Editor in Chief: Moh. Reza Huwaida Wednesday, August 12th, 2020

Abandoning Afghanistan Empty-Handed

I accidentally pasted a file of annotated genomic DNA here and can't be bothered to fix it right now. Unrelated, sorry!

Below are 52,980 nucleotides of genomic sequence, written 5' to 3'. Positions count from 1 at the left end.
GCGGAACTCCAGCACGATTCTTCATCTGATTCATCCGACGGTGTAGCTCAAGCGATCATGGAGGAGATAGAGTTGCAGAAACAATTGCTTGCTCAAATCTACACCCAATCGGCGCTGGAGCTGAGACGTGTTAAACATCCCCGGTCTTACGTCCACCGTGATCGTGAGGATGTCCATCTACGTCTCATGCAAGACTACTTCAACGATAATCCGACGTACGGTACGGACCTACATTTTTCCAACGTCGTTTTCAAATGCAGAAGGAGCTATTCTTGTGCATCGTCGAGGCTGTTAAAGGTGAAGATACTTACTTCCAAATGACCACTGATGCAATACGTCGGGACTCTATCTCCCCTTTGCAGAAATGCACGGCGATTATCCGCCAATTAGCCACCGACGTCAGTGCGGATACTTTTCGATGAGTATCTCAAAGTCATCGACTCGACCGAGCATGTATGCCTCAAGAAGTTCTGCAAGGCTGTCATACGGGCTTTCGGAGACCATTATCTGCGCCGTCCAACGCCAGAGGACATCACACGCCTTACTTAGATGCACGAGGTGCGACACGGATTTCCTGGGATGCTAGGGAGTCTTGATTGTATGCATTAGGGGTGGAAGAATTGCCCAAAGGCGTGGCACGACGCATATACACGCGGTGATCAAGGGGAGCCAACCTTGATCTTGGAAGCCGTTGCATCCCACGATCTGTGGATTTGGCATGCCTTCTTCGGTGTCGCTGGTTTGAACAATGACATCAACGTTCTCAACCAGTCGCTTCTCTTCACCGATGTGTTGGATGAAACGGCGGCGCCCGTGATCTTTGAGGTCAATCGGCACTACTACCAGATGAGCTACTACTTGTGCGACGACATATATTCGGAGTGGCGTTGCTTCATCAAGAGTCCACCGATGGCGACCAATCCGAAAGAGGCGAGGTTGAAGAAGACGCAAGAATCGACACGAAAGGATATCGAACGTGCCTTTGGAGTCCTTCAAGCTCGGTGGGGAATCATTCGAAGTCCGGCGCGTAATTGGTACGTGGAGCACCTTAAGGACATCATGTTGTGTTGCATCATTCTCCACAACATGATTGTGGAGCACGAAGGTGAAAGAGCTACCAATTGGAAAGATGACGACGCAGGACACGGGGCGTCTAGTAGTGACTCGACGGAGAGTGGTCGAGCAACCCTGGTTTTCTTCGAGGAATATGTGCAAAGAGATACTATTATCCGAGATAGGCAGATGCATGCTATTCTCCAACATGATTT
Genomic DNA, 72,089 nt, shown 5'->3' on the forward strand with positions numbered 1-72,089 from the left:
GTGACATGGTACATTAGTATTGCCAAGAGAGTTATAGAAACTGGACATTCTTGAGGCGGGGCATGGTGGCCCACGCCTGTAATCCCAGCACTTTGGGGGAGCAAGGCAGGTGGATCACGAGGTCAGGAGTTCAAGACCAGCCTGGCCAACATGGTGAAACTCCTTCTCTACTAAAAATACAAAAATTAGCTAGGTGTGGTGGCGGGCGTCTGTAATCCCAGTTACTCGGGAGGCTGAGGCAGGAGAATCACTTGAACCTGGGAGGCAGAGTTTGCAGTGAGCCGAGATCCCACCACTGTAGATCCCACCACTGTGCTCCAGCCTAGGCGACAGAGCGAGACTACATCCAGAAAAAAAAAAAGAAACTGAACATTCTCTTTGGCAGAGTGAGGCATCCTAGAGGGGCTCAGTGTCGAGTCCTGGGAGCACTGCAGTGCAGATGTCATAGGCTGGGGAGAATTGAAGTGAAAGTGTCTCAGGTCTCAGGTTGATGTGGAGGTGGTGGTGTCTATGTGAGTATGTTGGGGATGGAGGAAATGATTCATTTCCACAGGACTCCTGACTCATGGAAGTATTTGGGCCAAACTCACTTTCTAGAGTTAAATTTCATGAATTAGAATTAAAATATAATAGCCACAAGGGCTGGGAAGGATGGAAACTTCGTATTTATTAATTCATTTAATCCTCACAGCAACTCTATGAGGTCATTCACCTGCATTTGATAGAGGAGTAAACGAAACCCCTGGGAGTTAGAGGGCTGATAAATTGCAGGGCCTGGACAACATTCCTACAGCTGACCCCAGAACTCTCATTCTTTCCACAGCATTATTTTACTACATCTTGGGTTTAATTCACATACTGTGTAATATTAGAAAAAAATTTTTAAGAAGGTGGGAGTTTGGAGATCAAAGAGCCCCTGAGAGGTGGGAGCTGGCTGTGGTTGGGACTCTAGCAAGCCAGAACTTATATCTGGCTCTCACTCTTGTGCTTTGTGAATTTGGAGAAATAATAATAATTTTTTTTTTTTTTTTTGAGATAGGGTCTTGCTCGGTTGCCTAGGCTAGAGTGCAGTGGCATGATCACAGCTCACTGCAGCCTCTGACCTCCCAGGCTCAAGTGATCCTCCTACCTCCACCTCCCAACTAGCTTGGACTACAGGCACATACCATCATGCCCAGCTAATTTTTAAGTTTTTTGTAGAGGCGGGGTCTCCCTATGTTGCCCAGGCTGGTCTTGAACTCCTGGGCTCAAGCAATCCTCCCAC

Afghanistan just saw another bad luck when the revolt that began in Tunisia started spreading across the Arab world. The country first experienced a negligence period when the US forces attacked Iraq and got stuck on the ground for years. Afghanistan, soon after the 9/11 terrorist incident, turned to the forefront of attentions. It enjoyed great support and attention from the international community; however, it was disregarded later by the world’s focus shift to Iraq. During the period, the mission that was assumed an easy task got toughened; extremism spread across the country and the used-to-be safe places and plans remained unmet here. US’s involvement in Iraq war caused danger to the mission in Afghanistan, the result of which is now being reflected in deteriorating security here. No longer than US’s withdrawal from Iraq, the revolutionaries absorbed world’s attention, once more, leaving Afghanistan on the forgotten corner. With the international forces stationed in Afghanistan and, the remnant forces in Iraq, opening new fronts in Libya or other corners of the world will prove extremely costly for the world and the process of war against terrorism. Launching a military strike against Gaddhafi forces, may weaken the status of Afghan mission. The former foreign secretary of Britain has warned that Afghanistan conflict risks becoming the “forgotten war” as attention turns to events in Libya and the Middle East. David Miliband has predicted dire consequences in Afghanistan unless a “new level of urgency, coherence and effort” is put into reaching a solution before the planned withdrawal of UK and coalition military forces by the end of 2014. He emphasized the need of talks with the Taliban and even the possibility of offering concessions to get negotiations going. “The epochal events in the Middle East this year have redefined foreign policy,” he said. Scrutinizing the indications, Miliband statements seem correct. Because, after a decade, the long running mission in Afghanistan is getting more intricate as the war continues with no tangible outcomes. Afghan government and the international community’s calculations have proved erroneous and strategies have fallen short to fulfill public expectations. On the other hand, irrespective of where the recent socio-political developments are directed to, the global terrorist networks had previously aimed at expanding their area of operation and drawing world’s attention to numerous zones and thus getting them caught in quagmire. The recent developments can also serve the same purpose. Needless to say, the globalized world shares the threats as it does the opportunities and terrorism, tyranny and extremism are global threats but the plan to fight them should remain focused on high priority missions. Changing the focal point will critically damage the achievement; however, at this juncture, the US is not expected to disregard the importance of issue in Afghanistan. So the world would better focus on one to avoid losing two. A second time negligence of Afghanistan will come out really intolerable for the country and the international community. They would better push further to accomplish the mission rather than abandoning the country empty-handed.